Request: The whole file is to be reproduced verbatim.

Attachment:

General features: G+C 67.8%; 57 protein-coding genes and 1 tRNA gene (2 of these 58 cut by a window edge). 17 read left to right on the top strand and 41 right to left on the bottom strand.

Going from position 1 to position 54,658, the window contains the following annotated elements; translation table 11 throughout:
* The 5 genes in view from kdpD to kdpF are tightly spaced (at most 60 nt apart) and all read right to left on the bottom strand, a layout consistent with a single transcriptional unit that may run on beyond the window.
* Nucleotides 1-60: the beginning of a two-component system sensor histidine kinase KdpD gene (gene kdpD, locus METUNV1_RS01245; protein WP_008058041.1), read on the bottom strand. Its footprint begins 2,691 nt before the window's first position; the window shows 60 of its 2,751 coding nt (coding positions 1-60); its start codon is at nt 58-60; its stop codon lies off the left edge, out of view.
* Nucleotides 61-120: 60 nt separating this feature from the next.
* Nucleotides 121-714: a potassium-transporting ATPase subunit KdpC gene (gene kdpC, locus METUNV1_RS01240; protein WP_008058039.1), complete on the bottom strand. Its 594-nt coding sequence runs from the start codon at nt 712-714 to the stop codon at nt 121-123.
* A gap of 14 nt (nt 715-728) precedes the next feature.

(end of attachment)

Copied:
General features: G+C 67.8%; 57 protein-coding genes and 1 tRNA gene (2 of these 58 cut by a window edge). 17 read left to right on the top strand and 41 right to left on the bottom strand.

Going from position 1 to position 54,658, the window contains the following annotated elements; translation table 11 throughout:
* The 5 genes in view from kdpD to kdpF are tightly spaced (at most 60 nt apart) and all read right to left on the bottom strand, a layout consistent with a single transcriptional unit that may run on beyond the window.
* Nucleotides 1-60: the beginning of a two-component system sensor histidine kinase KdpD gene (gene kdpD, locus METUNV1_RS01245; protein WP_008058041.1), read on the bottom strand. Its footprint begins 2,691 nt before the window's first position; the window shows 60 of its 2,751 coding nt (coding positions 1-60); its start codon is at nt 58-60; its stop codon lies off the left edge, out of view.
* Nucleotides 61-120: 60 nt separating this feature from the next.
* Nucleotides 121-714: a potassium-transporting ATPase subunit KdpC gene (gene kdpC, locus METUNV1_RS01240; protein WP_008058039.1), complete on the bottom strand. Its 594-nt coding sequence runs from the start codon at nt 712-714 to the stop codon at nt 121-123.
* A gap of 14 nt (nt 715-728) precedes the next feature.